Shares in semiconductor firm Socionext surged 14.6% in their debut on the Tokyo Stock Exchange on Wednesday, defying both a drought in initial public offerings and a rapidly deflating chip market.
The jump in share price follows the firm’s IPO, raising $454 million in Japan’s biggest IPO yet for the year. Socionext’s listing dwarfs the country’s second-biggest offering from outsourcing firm Bewith, which raised $55 million in October. Globally, IPOs are in a slump as companies postpone listing owing to concerns about geopolitical tensions and a looming economic slowdown driven by inflation and interest rate hikes.
Socionext was formed in 2015 from the semiconductor divisions of Fujitsu and Panasonic Holdings. The firm designs “systems on chip,” which combine multiple functions—like computer processing, graphics processing, Wi-Fi, memory, and other important functions—on a single chip. Because of their smaller size and greater power efficiency, such chips are primarily used in mobile devices, like smartphones and tablets, and Internet of Things devices.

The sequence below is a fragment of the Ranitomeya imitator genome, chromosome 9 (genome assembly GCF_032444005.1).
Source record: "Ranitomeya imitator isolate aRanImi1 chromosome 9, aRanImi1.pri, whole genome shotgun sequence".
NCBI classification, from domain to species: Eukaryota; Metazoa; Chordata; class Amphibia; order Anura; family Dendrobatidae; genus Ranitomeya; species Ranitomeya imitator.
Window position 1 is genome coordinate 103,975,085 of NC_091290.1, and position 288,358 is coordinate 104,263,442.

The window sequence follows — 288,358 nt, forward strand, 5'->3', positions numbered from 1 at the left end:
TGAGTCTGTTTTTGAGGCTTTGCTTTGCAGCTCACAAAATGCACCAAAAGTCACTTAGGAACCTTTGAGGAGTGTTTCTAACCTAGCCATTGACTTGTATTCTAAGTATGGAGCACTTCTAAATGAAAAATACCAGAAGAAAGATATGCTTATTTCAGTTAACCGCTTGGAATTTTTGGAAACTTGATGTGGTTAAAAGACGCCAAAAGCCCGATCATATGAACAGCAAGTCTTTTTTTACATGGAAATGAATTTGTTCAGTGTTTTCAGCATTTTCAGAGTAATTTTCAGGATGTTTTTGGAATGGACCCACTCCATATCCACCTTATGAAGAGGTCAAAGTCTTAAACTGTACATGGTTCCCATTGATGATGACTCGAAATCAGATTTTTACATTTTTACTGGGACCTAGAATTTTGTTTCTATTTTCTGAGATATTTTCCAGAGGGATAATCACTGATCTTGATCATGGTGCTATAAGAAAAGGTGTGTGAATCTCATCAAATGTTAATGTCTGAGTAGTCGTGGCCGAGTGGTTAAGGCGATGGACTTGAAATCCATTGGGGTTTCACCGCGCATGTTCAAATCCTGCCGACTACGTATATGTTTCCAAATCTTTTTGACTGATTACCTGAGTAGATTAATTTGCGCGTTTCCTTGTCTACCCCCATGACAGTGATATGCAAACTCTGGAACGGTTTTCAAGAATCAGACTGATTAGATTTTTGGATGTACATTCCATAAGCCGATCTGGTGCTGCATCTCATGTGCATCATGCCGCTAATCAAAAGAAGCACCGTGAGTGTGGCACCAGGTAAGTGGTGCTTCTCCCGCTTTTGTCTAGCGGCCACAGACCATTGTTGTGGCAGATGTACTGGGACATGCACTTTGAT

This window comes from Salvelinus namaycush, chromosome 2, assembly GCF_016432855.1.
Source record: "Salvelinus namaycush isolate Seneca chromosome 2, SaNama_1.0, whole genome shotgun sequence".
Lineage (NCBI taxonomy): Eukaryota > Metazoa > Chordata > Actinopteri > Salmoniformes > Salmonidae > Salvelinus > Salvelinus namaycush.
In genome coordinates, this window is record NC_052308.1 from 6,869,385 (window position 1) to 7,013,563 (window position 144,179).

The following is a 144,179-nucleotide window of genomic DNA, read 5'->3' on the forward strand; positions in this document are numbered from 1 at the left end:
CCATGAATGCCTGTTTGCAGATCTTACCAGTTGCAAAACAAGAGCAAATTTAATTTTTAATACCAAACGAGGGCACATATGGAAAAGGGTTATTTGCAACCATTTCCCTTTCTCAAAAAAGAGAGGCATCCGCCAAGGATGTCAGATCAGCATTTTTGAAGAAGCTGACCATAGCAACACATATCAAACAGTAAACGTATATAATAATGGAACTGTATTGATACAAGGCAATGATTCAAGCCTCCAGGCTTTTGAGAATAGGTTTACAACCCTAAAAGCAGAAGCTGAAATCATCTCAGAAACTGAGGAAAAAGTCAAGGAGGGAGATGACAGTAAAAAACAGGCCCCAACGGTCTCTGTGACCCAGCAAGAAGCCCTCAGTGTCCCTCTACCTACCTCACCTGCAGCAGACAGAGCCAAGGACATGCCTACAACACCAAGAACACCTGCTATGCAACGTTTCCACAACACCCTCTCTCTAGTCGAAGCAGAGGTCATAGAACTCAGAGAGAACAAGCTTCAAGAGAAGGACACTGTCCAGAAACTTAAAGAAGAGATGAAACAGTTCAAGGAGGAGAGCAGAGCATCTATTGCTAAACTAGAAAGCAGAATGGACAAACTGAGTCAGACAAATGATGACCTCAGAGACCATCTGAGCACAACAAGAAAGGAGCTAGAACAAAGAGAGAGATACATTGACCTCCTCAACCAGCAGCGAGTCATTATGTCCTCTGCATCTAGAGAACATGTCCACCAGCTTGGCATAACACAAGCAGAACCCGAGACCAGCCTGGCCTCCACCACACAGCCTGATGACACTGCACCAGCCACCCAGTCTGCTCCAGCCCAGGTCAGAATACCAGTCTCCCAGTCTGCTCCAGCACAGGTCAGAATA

Socionext serves companies working in the automotive sector, as well as providers of 5G technology.
Socionext shares dipped slightly on Thursday, falling 0.5% by 3 p.m. Japan time, matching a similar 0.6% decrease in the Tokyo Stock Price Index.
Deflating chip market
Socionext’s strong debut is a rare bright spot for the semiconductor industry.
Semiconductor companies have lost a combined $240 billion in market value since the Biden administration announced tough new export controls on chip sales to China. Chip companies that use U.S. equipment can no longer sell the most advanced chips to any Chinese company, and are barred from selling even less-advanced chips to almost 30 major Chinese technology firms. Sales of chipmaking equipment are also blocked.
The Philadelphia Semiconductor Index, which tracks major semiconductor companies like Nvidia and Advanced Micro Devices, is down 6.7% since Monday. Asian chip stocks are down, too. Shares in Taiwan Semiconductor Manufacturing Co. (TSMC), the world’s largest contract chipmaker, have fallen 9.5% since the weekend, while China’s Semiconductor Manufacturing International Corp., the country’s largest chip manufacturer, is down 11.4% over the same period.
On Thursday, TSMC said it would slash its capital spending target for the year by 10%.
Chip companies were already struggling owing to a downturn in consumer electronics sales. Intel is planning to cut thousands of jobs in its sales and marketing divisions because of slowing personal computer sales, Bloomberg reported on Tuesday.
PC sales are down almost 20% compared with a year ago, according to a Gartner report released Tuesday.